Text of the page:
New arrivals:

Location, Location, Location: When searching for a property, decide if you want to be close to work or schools (or somewhere in between). If you won’t have a car, check the location of nearby MRT stations or bus routes, and amenities like supermarkets and cafes. A fifteen-minute walk may sound fine, but can quickly become difficult in Singapore’s heat or torrential rain.

Do you need your own agent? It may seem easy and cheaper to find a home yourself, but ANZA Cycling’s Megan Kinder, a realtor and relocation consultant with Asian Homesearch, explains the advantages of a tenant’s agent. “A good tenant’s agent will do all the legwork of compiling requirements, performing a search and carefully scheduling suitable viewings. Once a property has been chosen, the agent will negotiate on the tenant’s behalf. It helps significantly to have your own representation when negotiating both the Letter of Intent (LOI) and the Tenancy Agreement (TA).” Having an agent to represent you may also help throughout the tenancy, especially when preparing to leave. “A tenant’s agent can prepare a thorough Condition Report at the lease commencement which can be kept on file and used at handback to mitigate spurious damage claims, which are unfortunately far too common.”

Choosing a condo: Megan advises rethinking your size expectations. “Singapore isn’t known as “The Little Red Dot” for nothing. It’s a small place, which means that space is limited and homes are on the smaller side.” She also suggests keeping an open mind when viewing. “Properties in Singapore are often not very well presented. Consider how it could look with a professional clean and a coat of paint.” Ask the agent about any current or planned construction work around your chosen property.

Furniture: Some condos come fully or partially furnished. Furniture rental is another convenient option. If you’re buying furniture, don’t be afraid of investigating second-hand goods. Singapore is an expat hub, so there are always people leaving and selling quality items that may only be two or three years old. Try HotLotz Auction House, or one of the many expat Facebook groups.

Meet the neighbours: Check if your condo or local area has a Facebook group, or Meetup page. Research nearby classes for kids, try the local playground or just bring some wine and snacks to the pool/communal area and start chatting!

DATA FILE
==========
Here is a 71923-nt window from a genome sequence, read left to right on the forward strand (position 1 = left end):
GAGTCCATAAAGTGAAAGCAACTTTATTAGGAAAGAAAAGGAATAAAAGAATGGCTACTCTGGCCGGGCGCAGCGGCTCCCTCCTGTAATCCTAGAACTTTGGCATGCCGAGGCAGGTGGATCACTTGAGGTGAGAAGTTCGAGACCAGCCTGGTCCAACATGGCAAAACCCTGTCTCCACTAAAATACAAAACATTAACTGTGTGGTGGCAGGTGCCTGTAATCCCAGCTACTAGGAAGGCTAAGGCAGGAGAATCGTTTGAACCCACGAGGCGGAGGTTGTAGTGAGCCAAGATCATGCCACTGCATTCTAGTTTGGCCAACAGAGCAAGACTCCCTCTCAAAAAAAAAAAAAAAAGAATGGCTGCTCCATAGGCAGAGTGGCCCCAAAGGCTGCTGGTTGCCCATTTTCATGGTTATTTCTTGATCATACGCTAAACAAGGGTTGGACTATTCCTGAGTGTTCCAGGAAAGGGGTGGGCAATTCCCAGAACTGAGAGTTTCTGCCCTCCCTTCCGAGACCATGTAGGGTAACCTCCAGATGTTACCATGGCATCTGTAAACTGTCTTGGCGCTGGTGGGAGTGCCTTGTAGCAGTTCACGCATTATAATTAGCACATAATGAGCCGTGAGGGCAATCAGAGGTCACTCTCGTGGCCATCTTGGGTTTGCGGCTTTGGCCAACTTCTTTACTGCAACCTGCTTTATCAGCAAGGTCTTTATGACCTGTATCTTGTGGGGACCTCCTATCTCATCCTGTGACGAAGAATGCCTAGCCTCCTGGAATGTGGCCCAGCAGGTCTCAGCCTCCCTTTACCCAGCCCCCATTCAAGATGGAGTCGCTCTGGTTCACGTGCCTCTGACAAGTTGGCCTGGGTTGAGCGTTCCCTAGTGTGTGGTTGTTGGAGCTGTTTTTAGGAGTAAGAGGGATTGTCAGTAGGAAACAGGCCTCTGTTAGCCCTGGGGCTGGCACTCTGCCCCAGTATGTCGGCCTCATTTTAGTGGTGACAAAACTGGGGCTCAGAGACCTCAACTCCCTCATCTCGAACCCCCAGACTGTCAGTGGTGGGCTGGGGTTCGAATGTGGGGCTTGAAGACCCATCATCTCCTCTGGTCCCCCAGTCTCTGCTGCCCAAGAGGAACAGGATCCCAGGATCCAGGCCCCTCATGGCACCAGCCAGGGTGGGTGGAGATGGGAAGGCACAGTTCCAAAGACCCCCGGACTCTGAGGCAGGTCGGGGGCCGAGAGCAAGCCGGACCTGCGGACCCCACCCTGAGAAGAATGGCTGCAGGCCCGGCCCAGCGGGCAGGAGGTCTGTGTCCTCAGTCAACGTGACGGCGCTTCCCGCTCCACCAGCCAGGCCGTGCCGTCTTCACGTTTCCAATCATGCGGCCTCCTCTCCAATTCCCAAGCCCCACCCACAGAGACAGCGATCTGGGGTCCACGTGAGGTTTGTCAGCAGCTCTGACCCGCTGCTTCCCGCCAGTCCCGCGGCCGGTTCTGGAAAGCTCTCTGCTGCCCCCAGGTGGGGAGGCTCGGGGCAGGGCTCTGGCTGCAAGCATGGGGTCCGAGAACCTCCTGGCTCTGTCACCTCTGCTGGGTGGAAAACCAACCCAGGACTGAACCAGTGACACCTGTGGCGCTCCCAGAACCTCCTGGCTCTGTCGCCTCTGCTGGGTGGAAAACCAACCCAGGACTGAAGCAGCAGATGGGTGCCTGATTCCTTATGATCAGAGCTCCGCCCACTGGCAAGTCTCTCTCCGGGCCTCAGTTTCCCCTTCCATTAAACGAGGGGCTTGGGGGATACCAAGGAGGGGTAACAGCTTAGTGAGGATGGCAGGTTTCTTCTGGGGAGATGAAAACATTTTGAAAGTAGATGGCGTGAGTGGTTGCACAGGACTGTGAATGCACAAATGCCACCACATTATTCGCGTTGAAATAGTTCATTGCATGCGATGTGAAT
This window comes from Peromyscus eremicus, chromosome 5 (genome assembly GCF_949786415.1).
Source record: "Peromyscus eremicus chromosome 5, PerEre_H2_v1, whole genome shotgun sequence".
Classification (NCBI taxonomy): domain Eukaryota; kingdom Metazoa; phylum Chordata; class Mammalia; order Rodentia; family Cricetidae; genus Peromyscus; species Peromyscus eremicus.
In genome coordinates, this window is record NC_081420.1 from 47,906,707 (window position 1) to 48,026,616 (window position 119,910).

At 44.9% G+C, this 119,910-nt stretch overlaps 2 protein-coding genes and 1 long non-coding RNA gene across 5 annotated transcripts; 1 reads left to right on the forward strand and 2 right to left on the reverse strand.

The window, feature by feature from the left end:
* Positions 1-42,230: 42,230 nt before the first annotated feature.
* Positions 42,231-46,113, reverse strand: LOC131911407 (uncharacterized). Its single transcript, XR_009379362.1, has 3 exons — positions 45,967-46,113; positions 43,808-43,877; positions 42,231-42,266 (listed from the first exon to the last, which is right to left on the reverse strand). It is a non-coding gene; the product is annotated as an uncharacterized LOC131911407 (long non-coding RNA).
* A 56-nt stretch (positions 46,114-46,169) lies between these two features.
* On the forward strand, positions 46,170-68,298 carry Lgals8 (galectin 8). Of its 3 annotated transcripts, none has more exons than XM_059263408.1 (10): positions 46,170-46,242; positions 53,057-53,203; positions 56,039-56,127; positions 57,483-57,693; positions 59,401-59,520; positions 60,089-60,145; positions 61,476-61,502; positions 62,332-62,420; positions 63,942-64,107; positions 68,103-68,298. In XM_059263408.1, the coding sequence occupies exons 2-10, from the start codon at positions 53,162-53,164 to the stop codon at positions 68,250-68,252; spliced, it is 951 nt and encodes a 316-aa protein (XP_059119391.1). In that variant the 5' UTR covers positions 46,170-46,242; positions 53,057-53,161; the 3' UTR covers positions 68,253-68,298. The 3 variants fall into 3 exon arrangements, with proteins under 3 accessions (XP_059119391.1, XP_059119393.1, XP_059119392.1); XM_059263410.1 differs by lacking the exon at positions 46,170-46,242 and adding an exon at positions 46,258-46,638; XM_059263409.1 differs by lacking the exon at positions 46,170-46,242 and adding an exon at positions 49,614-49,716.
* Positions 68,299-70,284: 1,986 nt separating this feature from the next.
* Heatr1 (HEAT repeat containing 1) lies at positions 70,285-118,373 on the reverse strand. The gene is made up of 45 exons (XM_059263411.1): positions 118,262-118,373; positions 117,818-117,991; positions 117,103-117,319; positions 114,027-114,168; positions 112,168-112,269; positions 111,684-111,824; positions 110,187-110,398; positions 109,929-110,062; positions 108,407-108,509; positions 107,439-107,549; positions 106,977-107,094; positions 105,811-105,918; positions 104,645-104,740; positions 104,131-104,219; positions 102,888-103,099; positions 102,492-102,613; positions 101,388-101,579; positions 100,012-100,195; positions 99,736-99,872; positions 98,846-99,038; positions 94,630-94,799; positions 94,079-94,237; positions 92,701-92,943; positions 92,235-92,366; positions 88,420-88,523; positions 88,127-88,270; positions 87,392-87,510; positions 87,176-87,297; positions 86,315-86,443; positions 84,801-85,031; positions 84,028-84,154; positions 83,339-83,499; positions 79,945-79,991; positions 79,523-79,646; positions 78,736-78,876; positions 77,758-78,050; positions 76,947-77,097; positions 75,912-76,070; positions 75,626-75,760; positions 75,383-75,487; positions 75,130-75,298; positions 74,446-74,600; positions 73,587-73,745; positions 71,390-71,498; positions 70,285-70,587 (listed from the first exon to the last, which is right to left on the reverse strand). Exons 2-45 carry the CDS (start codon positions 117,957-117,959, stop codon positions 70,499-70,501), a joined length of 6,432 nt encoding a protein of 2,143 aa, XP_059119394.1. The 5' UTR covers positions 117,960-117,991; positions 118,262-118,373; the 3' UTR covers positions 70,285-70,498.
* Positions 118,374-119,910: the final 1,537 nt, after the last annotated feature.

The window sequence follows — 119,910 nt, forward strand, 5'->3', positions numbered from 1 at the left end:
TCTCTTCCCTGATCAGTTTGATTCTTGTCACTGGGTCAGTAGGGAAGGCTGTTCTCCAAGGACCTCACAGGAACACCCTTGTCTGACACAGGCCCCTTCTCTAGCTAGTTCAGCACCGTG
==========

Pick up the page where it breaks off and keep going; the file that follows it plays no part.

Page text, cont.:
Moving on:

A smooth handover: Well before your departure date, make a list of home repairs (like repainting, patching plaster, floor polishing, washing curtains and servicing the air con). Arrange these jobs in the weeks before you leave, as well as a thorough clean once your furniture is out. For a stress-free handover, Megan suggests checking all your boxes. “Have representation with you for handback (your agent ideally). Make sure everything is finalised on the day of handback and the amount of bond return is agreed with a cheque in hand or date of bank transfer agreed.”

Do the paperwork: If you’re working, finalise any tax and HR issues with your employer. Advise your kids’ school, and cancel your utilities, cable TV and mobile contracts. It’s useful to get medical records from your doctor, especially if your kids have received vaccinations here.

Pet relocation: Make sure you understand all the quarantine and medical requirements for your destination. Particularly in Australia and New Zealand, these can be stringent. Check or for guidelines.

Packing up: Start the packing process early. Give yourself time to sell, donate or recycle anything you’re not taking with you. Even your (unexpired) food items can be donated via the Singapore Food Bank,

Saying goodbye: Many expats advise writing a ‘Singapore bucket list” in the weeks before departure, to make sure you see everything you wanted to see. Take family photos in special locations. Some people even organise a professional photographer for this. Finally, organise a leaving party. It’s a good excuse to drink up your remaining alcohol!